However, the very consequences of the Fall "embody remedies that limit the damaging effects of sin" (CCC 1609). Submitting to and persevering in toil and the sweat of our brow draws us away from pride and self-centeredness and leads us into love and the service of others. Work is still a gift from God, even though it often involves difficulties and sufferings that were not part of the original plan. 

And work is still inherently tied to the dignity of the human person. And so the Church continues to affirm both the dignity and the duty of work, as well as its potential as a channel of grace and sanctification (CCC 2427).

St. Joseph the Worker vs. International Workers' Day

So why not just go along with International Workers' Day? The Church teaches that everyone has a right to work, and that there is a great dignity in work. Why do we need to co-opt this holiday and make it something that is particularly Christian?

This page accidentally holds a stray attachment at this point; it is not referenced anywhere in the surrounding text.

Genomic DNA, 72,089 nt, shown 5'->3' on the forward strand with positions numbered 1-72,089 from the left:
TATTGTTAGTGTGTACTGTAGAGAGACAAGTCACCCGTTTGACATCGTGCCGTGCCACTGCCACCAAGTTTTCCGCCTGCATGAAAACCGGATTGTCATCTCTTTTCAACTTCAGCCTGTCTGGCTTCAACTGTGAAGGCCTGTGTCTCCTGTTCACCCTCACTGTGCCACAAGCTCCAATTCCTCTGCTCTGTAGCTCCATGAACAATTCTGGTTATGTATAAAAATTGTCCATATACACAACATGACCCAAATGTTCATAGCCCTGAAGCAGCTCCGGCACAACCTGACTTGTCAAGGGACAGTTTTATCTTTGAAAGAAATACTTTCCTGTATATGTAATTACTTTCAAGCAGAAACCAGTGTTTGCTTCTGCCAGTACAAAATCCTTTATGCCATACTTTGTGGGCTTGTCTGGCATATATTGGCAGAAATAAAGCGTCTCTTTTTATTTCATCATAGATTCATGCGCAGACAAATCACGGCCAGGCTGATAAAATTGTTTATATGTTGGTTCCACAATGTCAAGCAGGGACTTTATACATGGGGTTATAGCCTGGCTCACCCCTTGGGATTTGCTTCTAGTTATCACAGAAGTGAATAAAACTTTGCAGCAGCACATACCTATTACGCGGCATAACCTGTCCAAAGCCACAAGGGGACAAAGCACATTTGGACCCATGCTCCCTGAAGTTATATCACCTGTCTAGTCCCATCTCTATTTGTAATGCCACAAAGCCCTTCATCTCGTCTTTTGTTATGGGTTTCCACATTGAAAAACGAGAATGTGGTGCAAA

It is certainly necessary to recognize the dignity and rights of the worker, as International Workers' Day claims to do. And it is certainly true that capitalism often fails to do this, frequently exploiting workers rather than fully respecting their dignity and rights. 

But the crucial difference is that the Church sees the dignity of work as having its source in the inherent dignity of the human person--not the other way around. As St. John Paul II so succinctly put it, "Work is 'for man', not man 'for work'" (Laborem Exercens or "On Human Work," 6).